Calculating landscaping: how long to clear the turf and bricks?

At the centre of our back garden is a roughly elliptical lawn. It’s perhaps 9×7m in size, and edged by about 15m of bricks:

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Our proposed re-landscaping will slice off and flatten the nearest two metres of this lawn, then cover the rest of it to a depth of up to 50cm. This seems a waste, though, because good turf (stacked and rotted down) makes great compost; also, we’ll need bricks for one of our retaining walls, and anyway they’re too useful (and expensive to buy) to just bury.

How long will it take to dismantle the edging, and to dig up and stack the turf? Now, there’s a question, which I hoped to estimate with the following, much smaller-scale, experiment.

Yesterday I spent about twenty-five minutes (not including interruptions) cutting out a rough quarter-circle of turf, of radius 1.3m:

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During that time I also chiselled out (using wrecking tools, not a proper chisel) perhaps 2m of bricks, which turned out to be 20 of them.

I then stacked bricks and turf up as neatly as I could, and here’s the result after my beautiful assistant knocked over the turf and then ran up the tree:

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She looks quite proud of her own contribution, doesn’t she? First lesson learned, I re-stacked the turf, two spits deep:

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Along the way, I had a few complications which I’ll need to go back and fix: I lost at least one brick to dismantlement, as it just cracked apart; and other bricks were very hard to separate, including the two still stuck under the carrot bed you can see in the first picture. While I hope to buy a chisel to improve this part of the work, I need to factor in tidying time at the end.

So how long will the job eventually take? Let’s calculate the two simultaneous jobs—cutting and stacking turf, chiselling and stacking bricks—and take the higher of the two measurements.

  • Amount of turf cut: pi * (1.3)2 / 4 = 1.3m2
    Remaining time to finish = (48.7/1.3) × (25mins/60mins per hour) = 15.6hrs.
  • Amount of brickwork removed: 2m
    Remaining time to finish = (13m/2m) × (25mins/60mins per hour) = 2.7hrs.

The turf-cutting is easily the longer job, and is therefore likely to take perhaps two working days. Because all the work was simultaneous then it’s hard to get a better estimate than that, but that gives us a good working value.

One interesting consequence from measuring the pile of turf (before Indie knocked it over) is that I’m likely to end up with a good 0.7m2 of stacked turves—that’s a pile with base 1×1m, height 0.7m, which is obvious but gives you an idea of the volume—that I’m going to need to store somewhere: preferably somewhere that will suffer the least from any landscaping, and preferably not too far away or downhill from where they’ll eventually end up (I’ll probably use them as topsoil where needed, fairly high up.)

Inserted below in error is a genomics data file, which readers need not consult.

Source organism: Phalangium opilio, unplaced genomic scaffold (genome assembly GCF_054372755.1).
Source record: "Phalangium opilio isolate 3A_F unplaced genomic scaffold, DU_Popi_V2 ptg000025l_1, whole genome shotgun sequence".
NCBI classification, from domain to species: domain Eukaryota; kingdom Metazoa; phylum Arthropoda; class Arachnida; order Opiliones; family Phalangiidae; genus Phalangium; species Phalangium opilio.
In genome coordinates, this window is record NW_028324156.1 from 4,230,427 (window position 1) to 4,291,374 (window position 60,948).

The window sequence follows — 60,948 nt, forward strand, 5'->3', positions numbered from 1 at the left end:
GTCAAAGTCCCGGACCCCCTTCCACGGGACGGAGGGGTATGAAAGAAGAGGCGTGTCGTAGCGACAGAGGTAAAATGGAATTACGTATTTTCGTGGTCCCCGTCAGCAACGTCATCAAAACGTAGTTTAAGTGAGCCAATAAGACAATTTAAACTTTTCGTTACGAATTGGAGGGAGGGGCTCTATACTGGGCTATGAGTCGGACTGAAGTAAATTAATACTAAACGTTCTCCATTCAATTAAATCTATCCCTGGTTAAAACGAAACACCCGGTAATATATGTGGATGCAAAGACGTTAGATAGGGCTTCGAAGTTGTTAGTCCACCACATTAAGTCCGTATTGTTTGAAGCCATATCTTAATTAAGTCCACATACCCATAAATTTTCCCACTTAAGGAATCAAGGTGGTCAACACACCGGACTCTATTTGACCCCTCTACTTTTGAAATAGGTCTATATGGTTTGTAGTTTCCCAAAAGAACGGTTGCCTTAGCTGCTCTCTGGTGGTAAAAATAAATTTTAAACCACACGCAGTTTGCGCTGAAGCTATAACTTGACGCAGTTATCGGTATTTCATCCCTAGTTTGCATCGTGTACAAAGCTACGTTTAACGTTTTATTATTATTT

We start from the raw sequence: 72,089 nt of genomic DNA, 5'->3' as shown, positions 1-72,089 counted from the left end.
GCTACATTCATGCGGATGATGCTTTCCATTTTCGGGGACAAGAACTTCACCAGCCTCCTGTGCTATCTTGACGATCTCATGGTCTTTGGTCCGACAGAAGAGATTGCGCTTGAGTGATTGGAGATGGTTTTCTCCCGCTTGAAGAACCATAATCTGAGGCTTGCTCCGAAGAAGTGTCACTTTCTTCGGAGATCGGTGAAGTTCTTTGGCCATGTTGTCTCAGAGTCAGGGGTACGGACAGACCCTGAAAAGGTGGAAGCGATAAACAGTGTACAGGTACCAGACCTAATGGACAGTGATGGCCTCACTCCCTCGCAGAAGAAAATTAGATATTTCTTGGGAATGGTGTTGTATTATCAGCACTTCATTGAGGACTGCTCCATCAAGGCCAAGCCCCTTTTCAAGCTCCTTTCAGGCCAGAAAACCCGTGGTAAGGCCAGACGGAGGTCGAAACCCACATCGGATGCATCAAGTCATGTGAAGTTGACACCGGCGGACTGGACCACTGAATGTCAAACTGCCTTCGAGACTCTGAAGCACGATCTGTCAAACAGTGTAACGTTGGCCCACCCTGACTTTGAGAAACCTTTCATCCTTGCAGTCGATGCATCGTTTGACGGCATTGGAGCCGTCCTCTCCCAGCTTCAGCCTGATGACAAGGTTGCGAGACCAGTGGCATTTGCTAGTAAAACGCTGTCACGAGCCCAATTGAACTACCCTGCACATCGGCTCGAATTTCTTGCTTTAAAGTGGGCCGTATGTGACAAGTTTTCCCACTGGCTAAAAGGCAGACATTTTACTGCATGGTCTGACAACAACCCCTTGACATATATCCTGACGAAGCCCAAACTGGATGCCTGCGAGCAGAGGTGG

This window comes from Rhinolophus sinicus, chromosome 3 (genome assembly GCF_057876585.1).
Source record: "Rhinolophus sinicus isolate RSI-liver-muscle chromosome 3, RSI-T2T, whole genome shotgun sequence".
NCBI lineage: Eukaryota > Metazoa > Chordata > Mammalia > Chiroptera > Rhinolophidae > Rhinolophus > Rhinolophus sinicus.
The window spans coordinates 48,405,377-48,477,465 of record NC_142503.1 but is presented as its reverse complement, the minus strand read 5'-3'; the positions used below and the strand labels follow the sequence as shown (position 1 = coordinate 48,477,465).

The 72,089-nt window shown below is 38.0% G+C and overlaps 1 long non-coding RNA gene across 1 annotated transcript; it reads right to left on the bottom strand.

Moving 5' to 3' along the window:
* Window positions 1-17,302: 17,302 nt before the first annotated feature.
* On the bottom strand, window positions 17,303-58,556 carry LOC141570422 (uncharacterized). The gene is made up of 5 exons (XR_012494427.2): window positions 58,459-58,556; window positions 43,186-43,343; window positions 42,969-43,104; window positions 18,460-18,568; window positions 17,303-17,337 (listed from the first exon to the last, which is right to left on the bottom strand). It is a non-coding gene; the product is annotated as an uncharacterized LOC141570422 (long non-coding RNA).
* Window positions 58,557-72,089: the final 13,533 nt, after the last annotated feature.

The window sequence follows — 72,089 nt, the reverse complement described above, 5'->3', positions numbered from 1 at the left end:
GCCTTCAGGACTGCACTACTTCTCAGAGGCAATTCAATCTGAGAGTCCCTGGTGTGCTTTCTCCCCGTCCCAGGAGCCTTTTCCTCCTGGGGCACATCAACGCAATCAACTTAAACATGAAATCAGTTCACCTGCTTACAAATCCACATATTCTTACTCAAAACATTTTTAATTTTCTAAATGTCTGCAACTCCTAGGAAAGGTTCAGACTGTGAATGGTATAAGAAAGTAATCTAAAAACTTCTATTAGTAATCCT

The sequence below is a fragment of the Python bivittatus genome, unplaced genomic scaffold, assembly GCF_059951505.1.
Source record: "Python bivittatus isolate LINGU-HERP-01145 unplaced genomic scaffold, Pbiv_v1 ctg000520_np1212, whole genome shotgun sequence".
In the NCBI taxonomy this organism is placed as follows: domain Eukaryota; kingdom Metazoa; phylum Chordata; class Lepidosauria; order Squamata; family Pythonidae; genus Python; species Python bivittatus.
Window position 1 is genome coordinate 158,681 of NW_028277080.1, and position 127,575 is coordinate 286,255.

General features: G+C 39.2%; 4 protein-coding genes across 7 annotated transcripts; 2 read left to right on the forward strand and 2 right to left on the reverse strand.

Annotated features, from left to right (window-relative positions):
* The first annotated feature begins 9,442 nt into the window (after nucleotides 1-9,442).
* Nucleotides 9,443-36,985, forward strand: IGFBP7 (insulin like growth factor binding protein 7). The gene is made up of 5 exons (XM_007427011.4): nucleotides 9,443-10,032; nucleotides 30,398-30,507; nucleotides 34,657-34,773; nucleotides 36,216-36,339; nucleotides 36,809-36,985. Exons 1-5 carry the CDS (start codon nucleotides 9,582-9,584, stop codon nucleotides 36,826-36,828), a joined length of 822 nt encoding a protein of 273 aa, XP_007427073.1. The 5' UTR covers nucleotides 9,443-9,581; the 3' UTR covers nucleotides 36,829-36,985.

Once the turf is cut, I can start laying walls and looking at removing privet. But I now know, given other commitments, that that’s going to be at least a couple of weeks away, and can plan a bit more. Mostly I’m just planning to start yoga early, as I think I’m going to need it.

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4 comments

  1. Julieanne · May 3, 2016

    Indie looks very proud. Looks like a lot of work – be careful of your back; I guess that’s what the yoga is for. Any luck with finding a landscaper yet?

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    • jpstacey · May 5, 2016

      We’ve had one quote and one estimate. The main stumbling-block as far as cost is concerned is getting the privet out by the roots, which sounds like it’s going to be quite a *manual* job (we can’t use a mini JCB at the back because of its short ledge.) That alone is adding a good couple of grand to what people are saying.

      My current thought is to do the “scrappy landscaping” (including getting the privet out) myself, possibly hiring a labourer, I dunno. All the stuff I can’t screw up too badly because it’s not about getting lines or levels precise. Then, to finish the retaining walls and do the fencing and paving, get someone in.

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      • Julieanne · May 10, 2016

        Getting in a labourer might be a good idea. Or even an everyday gardener might be willing. I came across this person a while ago but it was after I already found Chris. But he did actually call me back, which was a start. His card, which is listed at the shops around the corner from us, is: plumbing, electrics, painting, tiling, gardening – no job too small. 07505 361 810.

        Sounds like an odd job person and might be a cheaper option?

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      • jpstacey · May 13, 2016

        Thanks so much for the contact point. It’s a possibility, although I wonder about my skills as a manager when it comes to tradespeople!

        One problem is that there’s both job-title inflation AND deflation among them. For example, one of the landscapers who came round said it was a comparatively big job for them (really?) whereas when you get a “gardener” they can be a solo worker, and don’t see themselves as a labourer (you’d be amazed at what a fib “no job to small” can sometimes be…!) So that’s probably something I need to ask them on the phone.

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